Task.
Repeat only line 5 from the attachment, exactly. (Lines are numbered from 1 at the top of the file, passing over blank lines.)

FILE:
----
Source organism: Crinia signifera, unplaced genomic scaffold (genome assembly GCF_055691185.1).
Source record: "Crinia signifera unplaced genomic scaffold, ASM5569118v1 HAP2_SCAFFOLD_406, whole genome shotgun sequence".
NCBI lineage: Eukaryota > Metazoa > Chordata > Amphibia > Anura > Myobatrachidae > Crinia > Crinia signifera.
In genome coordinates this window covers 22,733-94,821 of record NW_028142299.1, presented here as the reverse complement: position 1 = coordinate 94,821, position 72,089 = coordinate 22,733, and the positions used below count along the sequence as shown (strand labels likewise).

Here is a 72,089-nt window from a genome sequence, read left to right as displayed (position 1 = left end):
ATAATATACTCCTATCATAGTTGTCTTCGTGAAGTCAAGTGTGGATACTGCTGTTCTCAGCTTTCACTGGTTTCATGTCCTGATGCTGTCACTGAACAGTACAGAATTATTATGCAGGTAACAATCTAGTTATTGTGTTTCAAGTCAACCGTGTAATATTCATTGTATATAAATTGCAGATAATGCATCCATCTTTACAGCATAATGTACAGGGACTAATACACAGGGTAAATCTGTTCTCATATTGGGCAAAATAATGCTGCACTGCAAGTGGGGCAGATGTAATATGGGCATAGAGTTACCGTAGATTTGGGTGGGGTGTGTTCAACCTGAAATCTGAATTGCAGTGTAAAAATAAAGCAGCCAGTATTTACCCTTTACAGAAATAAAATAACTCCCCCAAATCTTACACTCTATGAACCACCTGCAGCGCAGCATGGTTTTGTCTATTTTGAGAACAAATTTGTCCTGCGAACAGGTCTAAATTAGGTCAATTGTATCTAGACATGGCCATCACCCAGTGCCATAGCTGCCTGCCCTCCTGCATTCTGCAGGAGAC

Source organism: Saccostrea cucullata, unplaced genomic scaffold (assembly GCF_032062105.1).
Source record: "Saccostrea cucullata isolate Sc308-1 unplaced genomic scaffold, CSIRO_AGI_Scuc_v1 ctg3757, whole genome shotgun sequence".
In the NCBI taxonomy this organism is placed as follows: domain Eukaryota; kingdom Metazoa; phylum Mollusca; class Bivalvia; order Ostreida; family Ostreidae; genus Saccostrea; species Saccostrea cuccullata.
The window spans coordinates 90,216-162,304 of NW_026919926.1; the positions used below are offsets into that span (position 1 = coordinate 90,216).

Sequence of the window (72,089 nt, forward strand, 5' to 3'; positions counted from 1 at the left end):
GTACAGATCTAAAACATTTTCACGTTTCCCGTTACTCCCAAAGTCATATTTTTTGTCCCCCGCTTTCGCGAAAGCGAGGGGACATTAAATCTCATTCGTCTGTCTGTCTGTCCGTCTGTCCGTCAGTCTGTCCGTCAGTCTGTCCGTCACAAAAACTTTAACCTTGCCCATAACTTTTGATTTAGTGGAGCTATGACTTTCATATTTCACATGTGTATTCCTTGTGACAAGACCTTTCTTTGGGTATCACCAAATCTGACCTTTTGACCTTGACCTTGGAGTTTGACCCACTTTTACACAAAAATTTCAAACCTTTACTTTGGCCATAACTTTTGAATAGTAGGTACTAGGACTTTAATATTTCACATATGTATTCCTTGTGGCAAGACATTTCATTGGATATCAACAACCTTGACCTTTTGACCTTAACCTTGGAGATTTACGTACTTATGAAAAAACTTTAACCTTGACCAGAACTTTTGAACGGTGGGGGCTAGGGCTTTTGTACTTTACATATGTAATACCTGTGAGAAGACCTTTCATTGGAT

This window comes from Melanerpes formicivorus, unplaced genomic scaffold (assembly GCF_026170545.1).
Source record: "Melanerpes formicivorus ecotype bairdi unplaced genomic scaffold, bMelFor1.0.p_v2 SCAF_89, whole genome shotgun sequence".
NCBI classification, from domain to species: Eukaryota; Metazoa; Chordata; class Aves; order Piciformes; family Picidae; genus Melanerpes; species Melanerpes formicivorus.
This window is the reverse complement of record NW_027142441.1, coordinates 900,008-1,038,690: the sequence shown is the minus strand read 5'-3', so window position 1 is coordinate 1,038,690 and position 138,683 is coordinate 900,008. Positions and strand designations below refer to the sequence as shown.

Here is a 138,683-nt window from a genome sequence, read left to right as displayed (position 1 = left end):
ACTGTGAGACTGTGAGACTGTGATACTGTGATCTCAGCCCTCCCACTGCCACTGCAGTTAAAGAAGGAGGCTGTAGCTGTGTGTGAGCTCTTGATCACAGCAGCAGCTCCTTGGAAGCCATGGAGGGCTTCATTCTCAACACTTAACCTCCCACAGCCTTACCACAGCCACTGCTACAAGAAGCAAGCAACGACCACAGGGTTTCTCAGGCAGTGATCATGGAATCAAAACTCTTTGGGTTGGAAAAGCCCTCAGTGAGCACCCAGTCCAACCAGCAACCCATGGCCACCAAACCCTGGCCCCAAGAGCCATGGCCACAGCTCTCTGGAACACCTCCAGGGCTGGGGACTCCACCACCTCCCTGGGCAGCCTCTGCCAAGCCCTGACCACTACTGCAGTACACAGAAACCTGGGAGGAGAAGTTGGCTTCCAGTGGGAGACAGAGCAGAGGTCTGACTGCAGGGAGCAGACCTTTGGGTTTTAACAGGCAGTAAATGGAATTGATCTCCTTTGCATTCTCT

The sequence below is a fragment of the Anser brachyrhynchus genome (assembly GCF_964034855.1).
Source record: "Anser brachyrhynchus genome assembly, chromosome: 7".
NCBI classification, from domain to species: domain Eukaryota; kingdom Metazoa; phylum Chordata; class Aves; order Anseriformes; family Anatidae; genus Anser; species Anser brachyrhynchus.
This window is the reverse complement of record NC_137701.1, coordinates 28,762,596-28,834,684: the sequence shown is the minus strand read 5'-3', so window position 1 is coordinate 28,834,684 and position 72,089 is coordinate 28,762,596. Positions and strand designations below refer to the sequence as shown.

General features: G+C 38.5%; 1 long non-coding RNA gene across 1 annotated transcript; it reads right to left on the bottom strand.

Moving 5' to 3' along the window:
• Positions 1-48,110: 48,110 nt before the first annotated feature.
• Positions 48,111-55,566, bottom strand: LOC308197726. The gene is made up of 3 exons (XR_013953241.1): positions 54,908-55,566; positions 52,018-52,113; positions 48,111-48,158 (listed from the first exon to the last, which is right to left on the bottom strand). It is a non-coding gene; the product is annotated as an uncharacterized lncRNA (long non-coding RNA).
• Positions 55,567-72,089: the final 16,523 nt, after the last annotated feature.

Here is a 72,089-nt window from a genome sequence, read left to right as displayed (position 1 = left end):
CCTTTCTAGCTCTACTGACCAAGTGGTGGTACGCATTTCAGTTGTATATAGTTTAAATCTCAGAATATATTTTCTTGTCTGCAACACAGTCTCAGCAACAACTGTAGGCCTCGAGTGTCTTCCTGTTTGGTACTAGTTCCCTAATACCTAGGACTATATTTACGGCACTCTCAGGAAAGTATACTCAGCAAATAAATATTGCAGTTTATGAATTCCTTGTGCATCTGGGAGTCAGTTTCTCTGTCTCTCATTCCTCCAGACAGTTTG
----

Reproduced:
Here is a 72,089-nt window from a genome sequence, read left to right as displayed (position 1 = left end):